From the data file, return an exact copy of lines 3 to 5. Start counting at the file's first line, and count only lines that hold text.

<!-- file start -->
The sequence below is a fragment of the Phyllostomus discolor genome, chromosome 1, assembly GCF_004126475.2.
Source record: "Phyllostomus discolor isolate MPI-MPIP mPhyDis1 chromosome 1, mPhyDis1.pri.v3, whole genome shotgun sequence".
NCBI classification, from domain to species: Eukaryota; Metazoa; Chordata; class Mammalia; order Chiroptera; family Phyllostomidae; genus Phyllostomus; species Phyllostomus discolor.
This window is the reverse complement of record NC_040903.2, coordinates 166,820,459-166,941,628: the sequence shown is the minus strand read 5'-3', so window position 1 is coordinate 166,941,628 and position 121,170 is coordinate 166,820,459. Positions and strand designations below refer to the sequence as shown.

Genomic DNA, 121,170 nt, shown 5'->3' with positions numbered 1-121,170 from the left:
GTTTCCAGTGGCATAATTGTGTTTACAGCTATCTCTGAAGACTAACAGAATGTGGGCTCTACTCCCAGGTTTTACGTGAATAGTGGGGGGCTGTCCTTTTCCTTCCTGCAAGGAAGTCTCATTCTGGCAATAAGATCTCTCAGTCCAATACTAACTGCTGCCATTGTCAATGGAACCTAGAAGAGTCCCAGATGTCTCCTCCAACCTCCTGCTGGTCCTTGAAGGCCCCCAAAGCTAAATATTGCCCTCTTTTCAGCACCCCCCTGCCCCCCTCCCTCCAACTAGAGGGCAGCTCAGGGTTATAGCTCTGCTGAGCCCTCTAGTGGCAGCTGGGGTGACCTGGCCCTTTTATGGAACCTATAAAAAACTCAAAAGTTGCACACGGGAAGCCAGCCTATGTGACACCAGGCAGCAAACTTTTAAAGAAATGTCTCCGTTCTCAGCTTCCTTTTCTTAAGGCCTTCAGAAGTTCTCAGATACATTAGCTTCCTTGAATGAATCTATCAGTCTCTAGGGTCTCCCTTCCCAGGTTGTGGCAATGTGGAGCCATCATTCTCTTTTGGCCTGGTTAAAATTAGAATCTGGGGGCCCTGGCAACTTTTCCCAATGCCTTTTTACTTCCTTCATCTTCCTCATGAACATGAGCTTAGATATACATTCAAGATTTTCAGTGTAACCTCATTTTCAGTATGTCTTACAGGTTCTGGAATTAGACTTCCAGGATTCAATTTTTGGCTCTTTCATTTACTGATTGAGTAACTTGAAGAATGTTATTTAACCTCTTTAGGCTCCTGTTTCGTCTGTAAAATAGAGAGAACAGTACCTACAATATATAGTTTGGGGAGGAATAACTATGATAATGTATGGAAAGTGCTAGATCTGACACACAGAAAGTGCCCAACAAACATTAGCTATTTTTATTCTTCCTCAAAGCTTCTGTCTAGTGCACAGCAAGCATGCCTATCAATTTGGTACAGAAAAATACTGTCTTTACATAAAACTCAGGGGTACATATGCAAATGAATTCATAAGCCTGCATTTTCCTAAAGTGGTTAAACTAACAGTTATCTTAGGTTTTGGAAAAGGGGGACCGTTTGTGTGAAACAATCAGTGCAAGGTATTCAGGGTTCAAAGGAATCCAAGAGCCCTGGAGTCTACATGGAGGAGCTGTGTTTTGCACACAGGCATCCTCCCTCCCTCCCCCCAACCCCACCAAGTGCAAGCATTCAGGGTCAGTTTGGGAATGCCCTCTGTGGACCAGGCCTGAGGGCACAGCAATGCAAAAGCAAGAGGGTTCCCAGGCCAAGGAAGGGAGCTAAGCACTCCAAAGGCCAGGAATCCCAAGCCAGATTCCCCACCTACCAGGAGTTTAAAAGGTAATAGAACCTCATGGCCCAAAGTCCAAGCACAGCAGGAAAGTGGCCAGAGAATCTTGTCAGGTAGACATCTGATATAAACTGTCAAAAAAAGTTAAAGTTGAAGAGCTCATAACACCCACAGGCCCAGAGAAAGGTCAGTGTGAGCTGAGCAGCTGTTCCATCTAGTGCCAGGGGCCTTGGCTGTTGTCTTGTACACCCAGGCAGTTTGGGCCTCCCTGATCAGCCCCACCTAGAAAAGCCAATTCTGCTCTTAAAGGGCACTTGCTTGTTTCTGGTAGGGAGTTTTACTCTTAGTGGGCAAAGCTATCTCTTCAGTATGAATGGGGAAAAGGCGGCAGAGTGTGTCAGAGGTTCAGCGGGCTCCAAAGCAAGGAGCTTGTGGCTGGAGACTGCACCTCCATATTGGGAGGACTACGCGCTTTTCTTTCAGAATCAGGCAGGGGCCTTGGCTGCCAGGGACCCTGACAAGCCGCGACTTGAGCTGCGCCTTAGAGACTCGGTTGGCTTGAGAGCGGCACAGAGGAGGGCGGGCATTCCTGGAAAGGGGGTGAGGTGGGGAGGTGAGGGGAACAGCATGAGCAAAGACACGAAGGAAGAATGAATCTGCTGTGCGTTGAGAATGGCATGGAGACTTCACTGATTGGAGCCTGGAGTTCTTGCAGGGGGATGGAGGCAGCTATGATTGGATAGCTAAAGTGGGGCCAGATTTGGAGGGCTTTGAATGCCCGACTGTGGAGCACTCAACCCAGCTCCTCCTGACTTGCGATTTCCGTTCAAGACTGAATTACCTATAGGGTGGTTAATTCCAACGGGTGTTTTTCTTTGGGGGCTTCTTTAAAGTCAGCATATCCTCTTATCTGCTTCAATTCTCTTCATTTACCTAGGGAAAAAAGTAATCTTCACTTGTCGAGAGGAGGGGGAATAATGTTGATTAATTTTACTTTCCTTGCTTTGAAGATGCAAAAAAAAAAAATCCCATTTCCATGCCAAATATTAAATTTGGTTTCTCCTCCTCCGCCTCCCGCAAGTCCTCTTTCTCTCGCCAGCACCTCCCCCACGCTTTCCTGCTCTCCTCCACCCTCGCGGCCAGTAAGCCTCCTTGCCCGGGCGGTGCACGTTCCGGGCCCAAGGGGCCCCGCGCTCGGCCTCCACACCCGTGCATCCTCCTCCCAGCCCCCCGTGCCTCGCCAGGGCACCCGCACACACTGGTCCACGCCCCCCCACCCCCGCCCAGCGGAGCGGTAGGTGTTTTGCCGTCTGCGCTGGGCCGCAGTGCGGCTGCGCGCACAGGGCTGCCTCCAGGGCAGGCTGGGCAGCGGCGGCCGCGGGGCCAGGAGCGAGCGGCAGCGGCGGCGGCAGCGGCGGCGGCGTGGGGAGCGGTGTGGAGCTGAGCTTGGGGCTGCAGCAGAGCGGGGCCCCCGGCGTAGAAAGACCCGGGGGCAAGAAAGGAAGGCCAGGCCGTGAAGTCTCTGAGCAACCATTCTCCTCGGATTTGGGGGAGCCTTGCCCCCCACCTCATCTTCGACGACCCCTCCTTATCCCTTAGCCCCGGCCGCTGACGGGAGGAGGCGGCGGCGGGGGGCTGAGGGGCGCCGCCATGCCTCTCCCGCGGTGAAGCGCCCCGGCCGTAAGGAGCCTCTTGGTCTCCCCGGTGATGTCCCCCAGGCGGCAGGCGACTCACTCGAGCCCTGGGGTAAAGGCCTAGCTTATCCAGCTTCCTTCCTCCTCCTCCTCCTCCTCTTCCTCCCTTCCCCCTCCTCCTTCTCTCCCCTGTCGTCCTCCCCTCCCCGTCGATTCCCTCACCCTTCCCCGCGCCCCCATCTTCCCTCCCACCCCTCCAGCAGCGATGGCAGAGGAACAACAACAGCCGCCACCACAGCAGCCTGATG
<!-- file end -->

NCBI classification, from domain to species: Eukaryota; Metazoa; Chordata; class Mammalia; order Chiroptera; family Phyllostomidae; genus Phyllostomus; species Phyllostomus discolor.
This window is the reverse complement of record NC_040903.2, coordinates 166,820,459-166,941,628: the sequence shown is the minus strand read 5'-3', so window position 1 is coordinate 166,941,628 and position 121,170 is coordinate 166,820,459. Positions and strand designations below refer to the sequence as shown.

Genomic DNA, 121,170 nt, shown 5'->3' with positions numbered 1-121,170 from the left: